Literature screening and characteristics
The literature screening process is illustrated in Figure 1. A total of 328 articles from the four databases and two articles from manual reference search were initially selected. After removing duplications, 224 studies remained. We excluded 189 articles after reviewing article abstracts. Next, seven articles were removed for failing to calculate the effect size; 14 studies were eliminated due to conference abstract; and two studies were excluded because PD-L1 was not detected through IHC. Finally, altogether 12 articles encompassing 2,321 patients were selected for the meta-analysis.
All characteristics of studies are displayed in Table 1. Four studies were performed in China,[18-21] four in Korea,[22-25] two in Japan[26, 27], and one each was in the USA and Norway, respectively. The cut-off value was determined using the form of percentage except Cho’s, which ranged from 2% to 50%. According to the cut-off values, every article described the number of patients with PD-L1 overexpression. All studies referred to each disease stage according to the Ann Arbor Stage except Bi’s. In addition, all studies were retrospective and reported the association between PD-L1 and OS. Patients in the studies had a histologically confirmed NHL diagnosis and subtype.
Association between PD-L1 overexpression and OS in NHL
We calculated a pooled HR of 1.40 (95% CI: 0.90-2.19; P=0.137) for OS. The result indicated that PD-L1 overexpression was not associated with NHL prognosis. Significant heterogeneity, however, existed among the selected studies (I2=70.6%, P<0.001; Figure 2).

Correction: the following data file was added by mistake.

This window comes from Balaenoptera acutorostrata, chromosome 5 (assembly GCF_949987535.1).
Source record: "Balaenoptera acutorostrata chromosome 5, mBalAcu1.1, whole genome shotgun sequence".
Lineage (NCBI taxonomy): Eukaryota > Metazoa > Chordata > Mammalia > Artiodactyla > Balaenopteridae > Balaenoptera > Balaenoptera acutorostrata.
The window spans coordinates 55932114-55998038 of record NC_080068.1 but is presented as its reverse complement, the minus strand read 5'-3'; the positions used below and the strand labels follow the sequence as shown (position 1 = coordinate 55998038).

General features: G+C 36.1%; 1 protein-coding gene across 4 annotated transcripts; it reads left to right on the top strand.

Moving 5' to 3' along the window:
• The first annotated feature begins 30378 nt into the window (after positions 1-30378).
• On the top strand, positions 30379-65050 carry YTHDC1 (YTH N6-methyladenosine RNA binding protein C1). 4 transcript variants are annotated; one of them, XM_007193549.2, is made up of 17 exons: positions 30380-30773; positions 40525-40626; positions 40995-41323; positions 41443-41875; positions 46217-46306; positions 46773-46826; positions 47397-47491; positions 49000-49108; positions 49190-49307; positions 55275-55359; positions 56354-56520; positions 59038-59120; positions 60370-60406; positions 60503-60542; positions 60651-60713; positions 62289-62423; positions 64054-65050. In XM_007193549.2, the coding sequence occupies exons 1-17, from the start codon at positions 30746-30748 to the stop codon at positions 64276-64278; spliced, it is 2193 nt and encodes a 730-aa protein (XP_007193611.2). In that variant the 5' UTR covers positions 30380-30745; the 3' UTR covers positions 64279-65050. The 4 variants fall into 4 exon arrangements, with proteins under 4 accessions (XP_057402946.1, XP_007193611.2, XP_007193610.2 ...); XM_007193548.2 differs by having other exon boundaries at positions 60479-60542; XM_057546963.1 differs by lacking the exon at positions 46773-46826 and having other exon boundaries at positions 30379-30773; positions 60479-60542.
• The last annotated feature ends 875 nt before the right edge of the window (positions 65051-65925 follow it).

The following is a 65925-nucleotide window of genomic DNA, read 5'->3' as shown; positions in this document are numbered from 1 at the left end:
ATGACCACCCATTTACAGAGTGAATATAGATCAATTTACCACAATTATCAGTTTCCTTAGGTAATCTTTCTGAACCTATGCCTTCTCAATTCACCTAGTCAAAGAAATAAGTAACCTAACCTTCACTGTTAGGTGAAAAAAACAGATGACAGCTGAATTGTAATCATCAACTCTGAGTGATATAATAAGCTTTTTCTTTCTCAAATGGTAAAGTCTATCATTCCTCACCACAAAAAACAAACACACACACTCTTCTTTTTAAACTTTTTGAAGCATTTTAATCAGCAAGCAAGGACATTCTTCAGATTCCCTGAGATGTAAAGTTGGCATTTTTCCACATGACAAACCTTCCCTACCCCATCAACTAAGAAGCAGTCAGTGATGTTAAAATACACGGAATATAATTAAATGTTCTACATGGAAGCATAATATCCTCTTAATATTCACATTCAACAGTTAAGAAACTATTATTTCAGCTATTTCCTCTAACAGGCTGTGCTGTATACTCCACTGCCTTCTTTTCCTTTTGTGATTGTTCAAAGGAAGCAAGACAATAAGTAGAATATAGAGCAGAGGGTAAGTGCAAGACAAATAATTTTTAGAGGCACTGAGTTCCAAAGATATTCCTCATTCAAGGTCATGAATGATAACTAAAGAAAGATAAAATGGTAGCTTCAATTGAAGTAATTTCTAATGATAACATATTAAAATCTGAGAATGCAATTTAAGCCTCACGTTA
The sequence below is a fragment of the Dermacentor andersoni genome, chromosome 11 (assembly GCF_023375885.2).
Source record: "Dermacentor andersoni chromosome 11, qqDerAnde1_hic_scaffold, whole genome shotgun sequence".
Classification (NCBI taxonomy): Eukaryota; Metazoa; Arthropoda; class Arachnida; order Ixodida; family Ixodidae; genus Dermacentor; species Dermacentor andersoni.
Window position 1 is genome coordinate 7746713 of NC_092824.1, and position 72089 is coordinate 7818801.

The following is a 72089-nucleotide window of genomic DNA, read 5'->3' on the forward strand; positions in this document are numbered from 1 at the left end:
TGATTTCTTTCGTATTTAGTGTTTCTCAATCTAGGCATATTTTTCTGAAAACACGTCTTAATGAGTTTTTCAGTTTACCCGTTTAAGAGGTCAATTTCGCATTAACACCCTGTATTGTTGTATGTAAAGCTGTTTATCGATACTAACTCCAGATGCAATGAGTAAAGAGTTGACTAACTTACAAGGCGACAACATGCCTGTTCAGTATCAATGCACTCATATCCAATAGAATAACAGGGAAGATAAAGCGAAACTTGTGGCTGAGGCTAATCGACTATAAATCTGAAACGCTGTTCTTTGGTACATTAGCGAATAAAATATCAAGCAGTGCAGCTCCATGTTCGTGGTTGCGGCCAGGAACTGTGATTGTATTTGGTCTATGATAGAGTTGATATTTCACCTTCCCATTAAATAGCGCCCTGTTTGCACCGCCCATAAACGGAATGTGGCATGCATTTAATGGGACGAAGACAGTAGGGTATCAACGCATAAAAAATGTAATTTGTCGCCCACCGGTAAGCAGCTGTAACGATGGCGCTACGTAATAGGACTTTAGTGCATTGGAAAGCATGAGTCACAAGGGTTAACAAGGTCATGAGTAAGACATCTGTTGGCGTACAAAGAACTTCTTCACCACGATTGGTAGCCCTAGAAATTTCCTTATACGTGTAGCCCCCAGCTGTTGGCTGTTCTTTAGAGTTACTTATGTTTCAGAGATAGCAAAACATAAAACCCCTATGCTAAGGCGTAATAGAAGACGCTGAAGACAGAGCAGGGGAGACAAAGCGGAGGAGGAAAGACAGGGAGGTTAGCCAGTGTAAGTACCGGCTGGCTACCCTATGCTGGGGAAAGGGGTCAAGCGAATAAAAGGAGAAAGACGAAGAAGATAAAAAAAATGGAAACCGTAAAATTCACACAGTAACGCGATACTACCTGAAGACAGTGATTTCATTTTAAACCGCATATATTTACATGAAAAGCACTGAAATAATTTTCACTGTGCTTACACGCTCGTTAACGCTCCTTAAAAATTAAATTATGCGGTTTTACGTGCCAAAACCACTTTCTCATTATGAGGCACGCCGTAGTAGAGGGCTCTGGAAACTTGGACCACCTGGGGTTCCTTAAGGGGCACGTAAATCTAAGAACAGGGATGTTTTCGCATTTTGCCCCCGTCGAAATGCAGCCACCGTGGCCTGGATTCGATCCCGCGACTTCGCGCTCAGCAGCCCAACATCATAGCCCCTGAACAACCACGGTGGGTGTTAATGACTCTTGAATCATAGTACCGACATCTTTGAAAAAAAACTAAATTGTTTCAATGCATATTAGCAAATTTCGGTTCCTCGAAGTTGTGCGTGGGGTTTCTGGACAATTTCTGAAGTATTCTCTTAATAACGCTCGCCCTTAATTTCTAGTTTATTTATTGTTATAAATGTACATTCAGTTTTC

Association of PD-L1 overexpression with OS in DLBCL
DLBCL, accounting for 30-40% of NHL, is the most common subtype of NHL. There were 863 DLBCL patients from six articles in our study. A meta-analysis was performed that was designed to assess prognosis among DLBCL patients. The result showed that the pooled HR was 1.70 (95% CI: 1.05-2.74; P=0.031) with I2=47.2% (Figure 3). This indicated that PD-L1 overexpression potentially predicted a poor prognosis in DLBCL patients.
Association between PD-L1 overexpression and clinicopathological characteristics
We also investigated the association of PD-L1 overexpression with clinicopathological characteristics. The results suggested that PD-L1 overexpression was more frequent in patients with B symptoms (OR=1.91, 95% CI: 1.17-3.10; P=0.09), stage III and IV (OR=1.49, 95% CI: 1.09-2.04; P=0.01) and international prognostic index (IPI) score of 3 to 5 points (OR=1.79, 95% CI: 1.26-2.56; P=0.001). However, there was no significant difference in the subgroups of gender and age (Figure 4).
Subgroup and sensitivity analysis
Subgroup analyses were conducted by tumor type, country, sample size, cut-off value, therapy, antibody source, and type. Subgroup analysis by country showed HR of 2.86 (95% CI: 1.44-5.66; P=0.003) in China, 1.99 (95% CI: 1.29-3.08; P=0.002) in Japan, and 0.47 (95% CI: 0.29-0.77; P=.002) in Korea. In addition, when cut-off value ≥30%, HR was 2.54 (95% CI: 1.56-4.12; P<0.001) with I2=37% (Table 2). Sensitivity analyses demonstrated that our pooled results were robust even when omitting anyone of the included studies by turn in NHL and DLBCL (Figures 5 and 6).
Furthermore, meta-regression was performed for the source of heterogeneity in NHL. The results showed that sample size (P=0.638), treatment (P=0.229), location (P=0.107), tumor type (P=0.916), and cut-off value (P=0.058) did not contribute to the heterogeneity.
Begg’s test was used to assess the publication bias, which revealed no publication bias for both NHL (P=0.88) and DLBCL (P=0.92).